VATICAN CITY, DEC. 17, 2000 (ZENIT.org).-
John Paul II is unhappy with the European Charter of Fundamental Rights because it "denies God and the family."
In a message Saturday to a symposium marking the 1,200th anniversary of Charlemagne´s crowning, John Paul II referred to the European Union´s recent effort to formulate a charter of rights to summarize the fundamental values that should inspire the coexistence of European peoples.
The Pontiff did not hide his "disappointment over the fact that the charter´s text does not include a reference to God, who is ... the supreme source of human dignity and its fundamental rights." The nonbinding charter was approved Dec. 7 at the EU summit in Nice, France.
"It must not be forgotten," John Paul II insisted, "that it was the denial of God and his commandments that created the tyranny of idols in the last century, expressed in the glorification of a race, class, state, nation, party, instead of the living and true God. Indeed, in light of the misfortunes poured on the 20th century, it can be understood that the rights of God and man are either affirmed together or they fall together."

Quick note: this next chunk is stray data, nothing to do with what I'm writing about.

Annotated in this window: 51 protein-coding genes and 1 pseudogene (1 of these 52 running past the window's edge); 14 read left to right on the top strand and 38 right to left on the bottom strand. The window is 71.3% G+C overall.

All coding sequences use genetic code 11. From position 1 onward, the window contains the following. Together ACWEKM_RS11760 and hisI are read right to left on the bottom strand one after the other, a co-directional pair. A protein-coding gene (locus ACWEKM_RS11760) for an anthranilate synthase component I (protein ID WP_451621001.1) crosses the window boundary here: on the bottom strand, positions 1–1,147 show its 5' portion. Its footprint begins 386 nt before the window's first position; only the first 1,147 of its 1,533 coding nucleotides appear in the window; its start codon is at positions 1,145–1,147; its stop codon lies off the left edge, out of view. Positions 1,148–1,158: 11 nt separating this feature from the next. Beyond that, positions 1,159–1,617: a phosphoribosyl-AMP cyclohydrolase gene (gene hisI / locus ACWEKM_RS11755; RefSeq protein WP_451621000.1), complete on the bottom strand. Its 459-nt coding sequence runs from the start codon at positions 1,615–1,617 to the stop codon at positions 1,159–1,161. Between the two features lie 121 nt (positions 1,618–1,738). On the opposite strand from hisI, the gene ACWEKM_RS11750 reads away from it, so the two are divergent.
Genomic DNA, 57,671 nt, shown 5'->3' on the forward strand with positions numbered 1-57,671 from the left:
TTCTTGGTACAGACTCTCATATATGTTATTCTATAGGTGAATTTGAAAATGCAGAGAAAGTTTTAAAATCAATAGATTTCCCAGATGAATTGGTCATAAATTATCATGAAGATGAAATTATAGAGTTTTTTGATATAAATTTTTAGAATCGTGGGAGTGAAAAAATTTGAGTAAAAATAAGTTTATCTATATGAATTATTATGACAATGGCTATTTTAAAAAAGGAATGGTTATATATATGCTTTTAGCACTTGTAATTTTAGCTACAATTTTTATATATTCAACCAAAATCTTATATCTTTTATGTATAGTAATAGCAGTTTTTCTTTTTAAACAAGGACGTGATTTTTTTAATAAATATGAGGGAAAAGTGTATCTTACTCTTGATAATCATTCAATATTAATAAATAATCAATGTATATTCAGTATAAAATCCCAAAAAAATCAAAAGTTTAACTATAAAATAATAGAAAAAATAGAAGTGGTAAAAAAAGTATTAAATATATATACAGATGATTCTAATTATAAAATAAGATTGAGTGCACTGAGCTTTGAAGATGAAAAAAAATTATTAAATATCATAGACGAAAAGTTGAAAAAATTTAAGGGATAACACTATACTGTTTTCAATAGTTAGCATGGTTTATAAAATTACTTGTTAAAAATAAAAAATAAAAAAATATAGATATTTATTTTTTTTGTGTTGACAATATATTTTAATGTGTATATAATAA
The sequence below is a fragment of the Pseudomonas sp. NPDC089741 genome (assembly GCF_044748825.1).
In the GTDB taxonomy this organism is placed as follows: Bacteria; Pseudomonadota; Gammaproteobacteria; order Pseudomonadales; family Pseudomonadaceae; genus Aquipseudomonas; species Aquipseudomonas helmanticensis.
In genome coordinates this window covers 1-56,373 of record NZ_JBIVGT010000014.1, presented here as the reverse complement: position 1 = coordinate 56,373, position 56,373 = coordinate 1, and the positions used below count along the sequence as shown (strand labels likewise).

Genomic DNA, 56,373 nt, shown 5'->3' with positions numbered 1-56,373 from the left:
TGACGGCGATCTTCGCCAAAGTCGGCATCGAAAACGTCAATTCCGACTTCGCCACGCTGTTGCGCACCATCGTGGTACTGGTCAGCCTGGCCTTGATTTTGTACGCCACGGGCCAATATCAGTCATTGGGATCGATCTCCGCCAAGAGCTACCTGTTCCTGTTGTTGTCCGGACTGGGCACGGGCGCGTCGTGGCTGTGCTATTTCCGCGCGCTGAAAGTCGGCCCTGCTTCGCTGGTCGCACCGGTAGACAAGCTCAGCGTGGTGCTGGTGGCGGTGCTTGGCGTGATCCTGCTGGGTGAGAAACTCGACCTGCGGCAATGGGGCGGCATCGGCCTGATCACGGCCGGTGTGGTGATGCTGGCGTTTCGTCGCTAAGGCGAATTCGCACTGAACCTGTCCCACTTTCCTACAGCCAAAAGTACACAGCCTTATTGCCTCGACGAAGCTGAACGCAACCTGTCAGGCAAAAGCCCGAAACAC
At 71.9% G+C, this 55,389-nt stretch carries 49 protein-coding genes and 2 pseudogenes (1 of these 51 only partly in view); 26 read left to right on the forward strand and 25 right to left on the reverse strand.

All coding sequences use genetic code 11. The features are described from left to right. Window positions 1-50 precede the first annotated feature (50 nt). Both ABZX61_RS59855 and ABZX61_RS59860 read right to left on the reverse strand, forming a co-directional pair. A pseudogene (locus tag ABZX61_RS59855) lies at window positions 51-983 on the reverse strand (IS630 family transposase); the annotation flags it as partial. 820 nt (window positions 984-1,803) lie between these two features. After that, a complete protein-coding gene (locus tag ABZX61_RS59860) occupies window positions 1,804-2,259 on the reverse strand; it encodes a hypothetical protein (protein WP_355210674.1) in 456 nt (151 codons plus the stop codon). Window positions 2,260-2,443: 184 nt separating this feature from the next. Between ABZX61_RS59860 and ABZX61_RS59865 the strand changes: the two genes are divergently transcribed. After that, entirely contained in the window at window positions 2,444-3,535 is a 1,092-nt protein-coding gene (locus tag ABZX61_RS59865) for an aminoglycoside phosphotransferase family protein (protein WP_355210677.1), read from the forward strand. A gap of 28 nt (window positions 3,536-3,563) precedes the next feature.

The Holy Father stressed that, "despite many noble efforts, the text written for the European charter has not satisfied the just expectations of many. In particular, the defense of the rights of the person and the family could be more courageous.
"Concern for the safeguarding of rights is, in fact, more than justified as they are not always adequately understood and respected. They are threatened in many European states, for example, by the policy that favors abortion, legalized almost everywhere; the increasing openness to the possibility of euthanasia; and, recently, by certain draft laws concerned with genetic engineering, which are not sufficiently respectful of the embryo´s human quality. It is not enough to emphasize the dignity of a person with big words, if it is then gravely violated by the very norms of juridical legislation."
The Holy Father concluded: "In the search for its identity, Europe cannot do without an energetic effort to recover the cultural patrimony left by Charlemagne and preserved in the course of more than a millennium.
"Education in the spirit of Christian humanism guarantees intellectual and moral formation and helps youth address the serious problems arising from scientific and technological development. In this connection, the study of classical languages in schools can also be a valid help to introduce new generations to knowledge of a cultural patrimony of inestimable richness."